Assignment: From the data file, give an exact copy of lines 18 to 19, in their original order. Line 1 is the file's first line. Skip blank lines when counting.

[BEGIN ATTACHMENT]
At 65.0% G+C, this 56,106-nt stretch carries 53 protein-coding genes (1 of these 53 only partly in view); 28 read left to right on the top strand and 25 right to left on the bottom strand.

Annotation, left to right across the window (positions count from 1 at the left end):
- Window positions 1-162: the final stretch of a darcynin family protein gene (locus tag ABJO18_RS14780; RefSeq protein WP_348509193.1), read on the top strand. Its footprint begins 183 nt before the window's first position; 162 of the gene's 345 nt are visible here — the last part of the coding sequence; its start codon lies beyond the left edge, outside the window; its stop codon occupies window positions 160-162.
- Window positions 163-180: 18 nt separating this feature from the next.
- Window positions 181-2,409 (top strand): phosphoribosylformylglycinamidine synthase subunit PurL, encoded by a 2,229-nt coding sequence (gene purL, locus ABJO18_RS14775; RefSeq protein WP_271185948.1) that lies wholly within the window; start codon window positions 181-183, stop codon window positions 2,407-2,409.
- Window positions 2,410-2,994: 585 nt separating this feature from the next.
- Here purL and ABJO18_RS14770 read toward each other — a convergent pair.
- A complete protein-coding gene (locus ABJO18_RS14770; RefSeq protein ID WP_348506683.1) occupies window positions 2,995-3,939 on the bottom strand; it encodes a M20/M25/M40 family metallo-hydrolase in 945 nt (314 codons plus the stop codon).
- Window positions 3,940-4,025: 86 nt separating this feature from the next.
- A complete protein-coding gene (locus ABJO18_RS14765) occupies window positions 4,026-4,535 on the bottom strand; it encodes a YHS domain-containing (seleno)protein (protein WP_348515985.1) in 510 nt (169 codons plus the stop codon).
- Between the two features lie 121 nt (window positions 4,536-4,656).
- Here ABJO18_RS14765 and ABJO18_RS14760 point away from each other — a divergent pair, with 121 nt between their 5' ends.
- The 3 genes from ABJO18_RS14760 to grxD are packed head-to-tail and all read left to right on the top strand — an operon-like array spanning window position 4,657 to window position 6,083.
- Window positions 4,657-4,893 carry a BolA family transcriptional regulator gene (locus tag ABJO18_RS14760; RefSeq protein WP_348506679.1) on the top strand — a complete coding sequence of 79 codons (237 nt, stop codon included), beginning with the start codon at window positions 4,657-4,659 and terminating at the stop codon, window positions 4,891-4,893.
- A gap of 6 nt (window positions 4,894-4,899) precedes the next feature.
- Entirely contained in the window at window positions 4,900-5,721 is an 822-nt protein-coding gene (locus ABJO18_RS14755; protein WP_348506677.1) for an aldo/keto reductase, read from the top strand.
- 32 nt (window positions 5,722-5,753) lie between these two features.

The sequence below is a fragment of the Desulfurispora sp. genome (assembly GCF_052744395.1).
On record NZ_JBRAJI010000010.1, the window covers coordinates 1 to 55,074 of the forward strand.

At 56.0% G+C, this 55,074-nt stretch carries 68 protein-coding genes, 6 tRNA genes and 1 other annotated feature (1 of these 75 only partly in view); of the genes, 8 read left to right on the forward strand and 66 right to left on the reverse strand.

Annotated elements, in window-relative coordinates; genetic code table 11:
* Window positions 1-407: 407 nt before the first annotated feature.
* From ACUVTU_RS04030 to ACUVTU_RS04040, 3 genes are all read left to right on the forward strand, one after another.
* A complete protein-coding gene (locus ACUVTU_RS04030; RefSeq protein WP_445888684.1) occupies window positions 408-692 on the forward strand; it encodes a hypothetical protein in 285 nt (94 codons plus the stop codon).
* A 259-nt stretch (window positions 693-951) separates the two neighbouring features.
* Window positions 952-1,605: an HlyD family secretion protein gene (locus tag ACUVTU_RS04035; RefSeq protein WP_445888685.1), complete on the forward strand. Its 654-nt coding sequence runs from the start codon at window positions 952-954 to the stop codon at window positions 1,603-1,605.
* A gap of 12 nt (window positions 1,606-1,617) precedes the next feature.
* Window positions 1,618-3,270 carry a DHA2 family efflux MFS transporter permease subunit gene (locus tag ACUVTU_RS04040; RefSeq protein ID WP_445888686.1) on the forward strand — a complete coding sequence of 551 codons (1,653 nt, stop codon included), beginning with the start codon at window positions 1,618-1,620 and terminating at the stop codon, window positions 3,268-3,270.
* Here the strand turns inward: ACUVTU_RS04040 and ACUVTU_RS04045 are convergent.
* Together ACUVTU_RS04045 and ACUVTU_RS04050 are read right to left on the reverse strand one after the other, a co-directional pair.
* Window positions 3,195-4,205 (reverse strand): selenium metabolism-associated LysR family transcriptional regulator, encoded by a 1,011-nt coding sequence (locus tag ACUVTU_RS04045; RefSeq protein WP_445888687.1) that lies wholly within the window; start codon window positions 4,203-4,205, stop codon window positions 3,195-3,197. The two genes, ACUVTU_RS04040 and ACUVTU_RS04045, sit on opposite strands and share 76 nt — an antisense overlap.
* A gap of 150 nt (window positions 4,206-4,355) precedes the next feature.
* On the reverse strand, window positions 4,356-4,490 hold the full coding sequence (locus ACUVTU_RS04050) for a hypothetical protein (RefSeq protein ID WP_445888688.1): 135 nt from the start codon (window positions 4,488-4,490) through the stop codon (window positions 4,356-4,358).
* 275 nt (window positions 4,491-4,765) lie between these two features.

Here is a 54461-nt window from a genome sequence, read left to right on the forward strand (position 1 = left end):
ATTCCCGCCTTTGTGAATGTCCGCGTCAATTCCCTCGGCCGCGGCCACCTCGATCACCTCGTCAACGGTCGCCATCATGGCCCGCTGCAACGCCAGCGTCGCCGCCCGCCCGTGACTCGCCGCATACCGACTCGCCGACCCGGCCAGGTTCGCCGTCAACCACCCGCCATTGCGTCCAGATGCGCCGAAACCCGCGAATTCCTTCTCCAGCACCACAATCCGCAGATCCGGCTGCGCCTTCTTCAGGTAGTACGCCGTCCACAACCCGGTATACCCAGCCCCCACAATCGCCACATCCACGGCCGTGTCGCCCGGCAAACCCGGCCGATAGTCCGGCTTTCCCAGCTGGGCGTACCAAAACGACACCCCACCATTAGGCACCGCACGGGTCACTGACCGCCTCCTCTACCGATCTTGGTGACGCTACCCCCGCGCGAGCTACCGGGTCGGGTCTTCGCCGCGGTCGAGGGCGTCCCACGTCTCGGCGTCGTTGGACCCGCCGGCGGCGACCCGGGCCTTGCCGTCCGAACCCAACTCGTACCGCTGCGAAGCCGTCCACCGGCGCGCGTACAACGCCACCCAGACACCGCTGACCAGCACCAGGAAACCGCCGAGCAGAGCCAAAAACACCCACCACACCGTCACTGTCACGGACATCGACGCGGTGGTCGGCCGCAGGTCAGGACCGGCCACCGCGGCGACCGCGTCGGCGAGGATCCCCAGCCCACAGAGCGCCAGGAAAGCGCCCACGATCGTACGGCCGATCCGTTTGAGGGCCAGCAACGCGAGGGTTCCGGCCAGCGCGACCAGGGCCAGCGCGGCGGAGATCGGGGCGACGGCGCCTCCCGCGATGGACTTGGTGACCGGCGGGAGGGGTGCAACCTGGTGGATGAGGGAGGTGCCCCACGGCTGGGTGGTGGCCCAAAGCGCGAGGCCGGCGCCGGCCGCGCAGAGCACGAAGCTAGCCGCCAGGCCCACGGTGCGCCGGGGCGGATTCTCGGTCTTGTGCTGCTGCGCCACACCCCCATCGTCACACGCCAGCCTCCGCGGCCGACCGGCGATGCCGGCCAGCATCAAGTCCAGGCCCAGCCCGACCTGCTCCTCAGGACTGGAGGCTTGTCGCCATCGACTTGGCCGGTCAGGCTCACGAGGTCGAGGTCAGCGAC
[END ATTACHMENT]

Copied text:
The sequence below is a fragment of the Desulfurispora sp. genome (assembly GCF_052744395.1).
On record NZ_JBRAJI010000010.1, the window covers coordinates 1 to 55,074 of the forward strand.